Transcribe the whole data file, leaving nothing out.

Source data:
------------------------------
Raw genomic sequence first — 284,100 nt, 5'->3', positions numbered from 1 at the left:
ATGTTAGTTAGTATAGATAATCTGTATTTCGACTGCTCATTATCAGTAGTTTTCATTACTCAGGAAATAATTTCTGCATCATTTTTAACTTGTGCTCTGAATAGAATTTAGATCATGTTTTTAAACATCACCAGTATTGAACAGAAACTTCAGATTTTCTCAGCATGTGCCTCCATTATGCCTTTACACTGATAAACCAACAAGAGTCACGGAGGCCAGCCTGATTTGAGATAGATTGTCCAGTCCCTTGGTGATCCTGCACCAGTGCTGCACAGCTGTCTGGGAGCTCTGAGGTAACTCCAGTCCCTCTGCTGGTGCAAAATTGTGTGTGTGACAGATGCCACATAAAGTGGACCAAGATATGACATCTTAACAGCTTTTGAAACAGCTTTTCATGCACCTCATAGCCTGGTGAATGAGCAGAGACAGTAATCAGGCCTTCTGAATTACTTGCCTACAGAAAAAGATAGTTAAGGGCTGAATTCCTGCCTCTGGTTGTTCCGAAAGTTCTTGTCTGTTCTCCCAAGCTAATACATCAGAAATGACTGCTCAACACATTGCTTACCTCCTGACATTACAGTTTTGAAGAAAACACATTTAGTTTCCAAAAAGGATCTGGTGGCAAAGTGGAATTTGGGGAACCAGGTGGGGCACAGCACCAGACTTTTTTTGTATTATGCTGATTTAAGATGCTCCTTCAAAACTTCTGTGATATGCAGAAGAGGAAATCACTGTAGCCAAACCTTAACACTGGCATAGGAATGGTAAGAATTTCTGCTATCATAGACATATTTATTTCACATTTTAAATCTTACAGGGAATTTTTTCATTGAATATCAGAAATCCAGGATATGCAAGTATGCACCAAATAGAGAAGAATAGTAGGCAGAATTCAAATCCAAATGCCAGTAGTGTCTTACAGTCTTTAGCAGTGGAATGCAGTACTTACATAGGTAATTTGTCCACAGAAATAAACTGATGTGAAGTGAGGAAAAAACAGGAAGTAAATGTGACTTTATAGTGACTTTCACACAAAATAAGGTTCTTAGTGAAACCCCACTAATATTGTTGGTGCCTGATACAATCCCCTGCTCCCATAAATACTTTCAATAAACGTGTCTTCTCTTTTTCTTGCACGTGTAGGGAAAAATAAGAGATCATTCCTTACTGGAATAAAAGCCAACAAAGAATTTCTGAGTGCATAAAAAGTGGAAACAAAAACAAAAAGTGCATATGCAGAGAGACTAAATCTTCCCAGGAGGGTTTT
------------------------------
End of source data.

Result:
Raw genomic sequence first — 284,100 nt, 5'->3', positions numbered from 1 at the left:
ATGTTAGTTAGTATAGATAATCTGTATTTCGACTGCTCATTATCAGTAGTTTTCATTACTCAGGAAATAATTTCTGCATCATTTTTAACTTGTGCTCTGAATAGAATTTAGATCATGTTTTTAAACATCACCAGTATTGAACAGAAACTTCAGATTTTCTCAGCATGTGCCTCCATTATGCCTTTACACTGATAAACCAACAAGAGTCACGGAGGCCAGCCTGATTTGAGATAGATTGTCCAGTCCCTTGGTGATCCTGCACCAGTGCTGCACAGCTGTCTGGGAGCTCTGAGGTAACTCCAGTCCCTCTGCTGGTGCAAAATTGTGTGTGTGACAGATGCCACATAAAGTGGACCAAGATATGACATCTTAACAGCTTTTGAAACAGCTTTTCATGCACCTCATAGCCTGGTGAATGAGCAGAGACAGTAATCAGGCCTTCTGAATTACTTGCCTACAGAAAAAGATAGTTAAGGGCTGAATTCCTGCCTCTGGTTGTTCCGAAAGTTCTTGTCTGTTCTCCCAAGCTAATACATCAGAAATGACTGCTCAACACATTGCTTACCTCCTGACATTACAGTTTTGAAGAAAACACATTTAGTTTCCAAAAAGGATCTGGTGGCAAAGTGGAATTTGGGGAACCAGGTGGGGCACAGCACCAGACTTTTTTTGTATTATGCTGATTTAAGATGCTCCTTCAAAACTTCTGTGATATGCAGAAGAGGAAATCACTGTAGCCAAACCTTAACACTGGCATAGGAATGGTAAGAATTTCTGCTATCATAGACATATTTATTTCACATTTTAAATCTTACAGGGAATTTTTTCATTGAATATCAGAAATCCAGGATATGCAAGTATGCACCAAATAGAGAAGAATAGTAGGCAGAATTCAAATCCAAATGCCAGTAGTGTCTTACAGTCTTTAGCAGTGGAATGCAGTACTTACATAGGTAATTTGTCCACAGAAATAAACTGATGTGAAGTGAGGAAAAAACAGGAAGTAAATGTGACTTTATAGTGACTTTCACACAAAATAAGGTTCTTAGTGAAACCCCACTAATATTGTTGGTGCCTGATACAATCCCCTGCTCCCATAAATACTTTCAATAAACGTGTCTTCTCTTTTTCTTGCACGTGTAGGGAAAAATAAGAGATCATTCCTTACTGGAATAAAAGCCAACAAAGAATTTCTGAGTGCATAAAAAGTGGAAACAAAAACAAAAAGTGCATATGCAGAGAGACTAAATCTTCCCAGGAGGGTTTT